A viability study for SOFC combined heat and power Energy systems for buildings
Document typeMaster thesis
Rights accessOpen Access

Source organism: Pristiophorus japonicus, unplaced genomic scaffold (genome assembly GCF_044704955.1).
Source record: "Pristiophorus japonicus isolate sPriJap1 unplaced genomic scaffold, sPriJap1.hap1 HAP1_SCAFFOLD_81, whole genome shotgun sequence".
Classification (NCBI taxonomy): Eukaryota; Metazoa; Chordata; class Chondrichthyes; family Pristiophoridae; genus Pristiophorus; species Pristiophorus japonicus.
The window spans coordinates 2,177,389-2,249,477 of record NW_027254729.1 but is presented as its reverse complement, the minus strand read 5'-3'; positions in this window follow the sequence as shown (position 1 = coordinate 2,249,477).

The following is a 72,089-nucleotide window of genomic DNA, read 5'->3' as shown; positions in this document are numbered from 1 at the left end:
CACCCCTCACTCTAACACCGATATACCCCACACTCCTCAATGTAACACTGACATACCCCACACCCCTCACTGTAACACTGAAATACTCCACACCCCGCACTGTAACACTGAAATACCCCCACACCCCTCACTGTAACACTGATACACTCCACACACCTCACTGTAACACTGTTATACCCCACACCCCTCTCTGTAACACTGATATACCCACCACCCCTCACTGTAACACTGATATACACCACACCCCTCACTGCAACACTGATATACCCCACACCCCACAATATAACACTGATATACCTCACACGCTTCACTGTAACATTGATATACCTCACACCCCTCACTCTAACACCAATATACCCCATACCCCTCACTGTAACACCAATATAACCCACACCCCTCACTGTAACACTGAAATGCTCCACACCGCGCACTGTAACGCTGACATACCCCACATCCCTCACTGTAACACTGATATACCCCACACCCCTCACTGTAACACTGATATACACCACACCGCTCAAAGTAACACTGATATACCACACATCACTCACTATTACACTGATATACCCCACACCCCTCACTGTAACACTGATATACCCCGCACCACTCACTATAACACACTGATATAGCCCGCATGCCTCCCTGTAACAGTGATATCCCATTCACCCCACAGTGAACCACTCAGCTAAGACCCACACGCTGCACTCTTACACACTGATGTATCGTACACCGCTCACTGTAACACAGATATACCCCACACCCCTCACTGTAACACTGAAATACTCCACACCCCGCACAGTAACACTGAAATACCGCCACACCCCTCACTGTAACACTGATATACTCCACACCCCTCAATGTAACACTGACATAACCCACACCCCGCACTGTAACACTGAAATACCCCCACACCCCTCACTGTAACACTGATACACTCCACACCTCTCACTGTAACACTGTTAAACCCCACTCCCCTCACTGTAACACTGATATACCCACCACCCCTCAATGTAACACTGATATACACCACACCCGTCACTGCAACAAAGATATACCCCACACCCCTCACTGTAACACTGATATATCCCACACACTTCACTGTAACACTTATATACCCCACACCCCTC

The main objective of this work is to develop a software tool to perform an techno-economic feasibility analysis of cogeneration systems for electricity and heat production, based on fuel cell technology (FC-CHP). The software tool should provide useful information to the decision makers. Moreover, the developed software will be applied to specific case studies to obtain the main indicators of the economic viability of the system. A FC-CHP system is a technology with potential to change the current paradigm, which consists in obtaining electricity from the power grid and, separately, heat through gas boilers. The method developed in this study allows to carry out a viability analysis over a specific time horizon, based on technical and economic parameters, to size the FC-CHP system and to adapt the calculations to the market conditions of each case study. It is important to consider the market conditions, because the previous works found in the literature remark that the viability of the FC-CHP technology depends on specific factors that vary by country and region. Local economic factors include government policies to support new technologies of distributed generation, that is, generation of electricity at or near where it will be used. Another local factor is the difference in prices between natural gas and electricity ("spark spread"), and the expected evolution of these prices. From the environmental point of view, the composition of the country's power generation mix has influence on the emissions reduction using FC-CHP. The pattern of thermal and electrical energy demand of each specific case also influence, and the relative amount of each one (heat-to-power ratio). The method developed requires a source of energy consumption data, which can be real or simulated. Special attention has been paid to see the impact of few consumption data in the results. A correction has to be made in the results for those situations when only the aggregate monthly or weekly consumption is available for analysis. From heat and electricity consumption data, a Matlab/Simulink model is used to calculate the amount of fuel needed so that the SOFC-CHP system can meet the demand, the amount of thermal energy that should be provided by an additional system (a conventional condensing boiler), as well as the electrical energy to be imported or exported from the electricity grid. The annual results are extrapolated to a time horizon of 10 years, to validate the economic viability of the project. Different operation modes (disconnected or connected to power grid) and operation strategies (heat-driven, power-driven, maximum-driven) of the SOFC-CHP system are analyzed in buildings of the Universitat Politècnica de Catalunya with varied heat-to-power 4 Memòria ratios, to determine the strategy that best suits each case. The results show that the high initial investment is one of the main obstacles to obtain a return on the investment in a reasonable time. However, the cogeneration system is economically viable in some of the studied cases, especially if the building has a heat to power ratio greater than one. The evolution of energy prices also greatly influences in the viability of the project. As for the operation strategies, those following maximum demand and those following electricity demand offer better results than the strategy that follows the thermal demand, because the former cases use the fuel cell throughout the year and can take more advantage of cogeneration.